From ambulance to physio: what a Covid-19 NHS patient should expect

Patients that need hospital treatment for coronavirus may need a team of NHS staff to help them through.

Jessica Murray talks to the people who are key to such treatment – from first responders to intensive care consultants to physiotherapists.

Mark, 36, a paramedic

We’re informed by the control centre whether the patient is query Covid-19, but we’re wearing protective equipment – mask and protective eyewear – for pretty much all jobs now. We’re going into people’s houses and it’s an enclosed space so we’re not able to social distance.

Because people can’t visit Covid patients in hospital, we facilitate the conversation so people can say their goodbyes, without being too explicit about it. We then advise them to take a phone with them if they’re able to, make sure they’ve got a charger and if they don’t know how to video call, we might quickly teach them how to use it before we set off.

We then take them to A&E but through a different door for Covid patients – although we’re finding the Covid side is busier than the normal side.

Then we’ll deep clean the ambulance. We have to clean inside of our cab, around the steering wheel and all the stuff that we would touch, and it’s difficult because there’s a lot of equipment and crevices in an ambulance.

Quick guide

What are coronavirus symptoms and should I go to a doctor?



What is Covid-19?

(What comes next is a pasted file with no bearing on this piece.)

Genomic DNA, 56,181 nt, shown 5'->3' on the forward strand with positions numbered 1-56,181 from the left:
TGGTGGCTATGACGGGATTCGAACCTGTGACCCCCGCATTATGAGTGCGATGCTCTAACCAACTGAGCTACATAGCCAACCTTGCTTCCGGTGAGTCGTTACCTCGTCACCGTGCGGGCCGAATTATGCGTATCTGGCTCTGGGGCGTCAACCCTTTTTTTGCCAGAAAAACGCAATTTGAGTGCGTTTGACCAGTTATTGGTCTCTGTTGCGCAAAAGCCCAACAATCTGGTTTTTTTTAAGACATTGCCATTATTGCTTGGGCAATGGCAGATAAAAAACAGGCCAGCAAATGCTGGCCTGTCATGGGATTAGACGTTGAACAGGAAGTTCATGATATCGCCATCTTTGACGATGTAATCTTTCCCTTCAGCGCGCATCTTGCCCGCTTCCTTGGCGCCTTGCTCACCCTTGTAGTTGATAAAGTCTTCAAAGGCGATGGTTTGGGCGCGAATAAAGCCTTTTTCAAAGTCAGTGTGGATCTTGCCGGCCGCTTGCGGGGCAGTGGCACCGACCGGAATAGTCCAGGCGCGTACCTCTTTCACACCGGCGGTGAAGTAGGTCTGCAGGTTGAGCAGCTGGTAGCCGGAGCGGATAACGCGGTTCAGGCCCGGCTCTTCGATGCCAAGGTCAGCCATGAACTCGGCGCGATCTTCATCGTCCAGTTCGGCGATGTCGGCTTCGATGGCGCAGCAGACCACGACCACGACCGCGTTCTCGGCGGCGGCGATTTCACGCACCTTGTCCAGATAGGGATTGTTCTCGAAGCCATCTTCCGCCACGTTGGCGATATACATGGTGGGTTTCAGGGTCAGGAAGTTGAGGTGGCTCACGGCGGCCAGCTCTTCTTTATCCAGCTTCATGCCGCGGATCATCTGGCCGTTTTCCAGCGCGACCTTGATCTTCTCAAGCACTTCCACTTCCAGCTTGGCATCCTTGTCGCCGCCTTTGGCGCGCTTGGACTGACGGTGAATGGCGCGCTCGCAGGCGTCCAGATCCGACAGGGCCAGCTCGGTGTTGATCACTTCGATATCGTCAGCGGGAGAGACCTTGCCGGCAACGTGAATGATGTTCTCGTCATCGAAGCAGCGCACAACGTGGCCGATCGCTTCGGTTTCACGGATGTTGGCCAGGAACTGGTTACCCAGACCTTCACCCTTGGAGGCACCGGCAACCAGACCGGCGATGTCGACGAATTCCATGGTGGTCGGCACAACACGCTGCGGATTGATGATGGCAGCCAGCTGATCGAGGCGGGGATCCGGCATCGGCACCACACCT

It is caused by a member of the coronavirus family that has never been encountered before. Like other coronaviruses, it has come from animals.

What are the symptoms this coronavirus causes?

The virus can cause pneumonia-like symptoms. Those who have fallen ill are reported to suffer coughs, fever and breathing difficulties.

In the UK, the National Heath Service has defined the symptoms as:

  • a high temperature – you feel hot to touch on your chest or back
  • a new continuous cough – this means you’ve started coughing repeatedly
Should I go to the doctor if I have a cough?

Medical advice varies around the world – with many countries imposing travel bans and lockdowns to try and prevent the spread of the virus. In many place people are being told to stay at home rather than visit a doctor of hospital in person. Check with your local authorities.

In the UK, NHS advice is that anyone with symptoms should stay at home for at least 7 days. If you live with other people, they should stay at home for at least 14 days, to avoid spreading the infection outside the home.

How many people have been affected?

China’s national health commission confirmed human-to-human transmission in January. As of 31 March, more than 780,000 people have been infected in more than 170 countries, according to the Johns Hopkins University Center for Systems Science and Engineering.

There have been over 37,800 deaths globally. Just over 3,200 of those deaths have occurred in mainland China. Italy has been worst affected, with over 11,500 fatalities, and there have been over 7,700 deaths in Spain. The US now has more confirmed cases than any other country – more than 164,000. Many of those who have died had underlying health conditions, which the coronavirus complicated.

More than 166,000 people are recorded as having recovered from the coronavirus.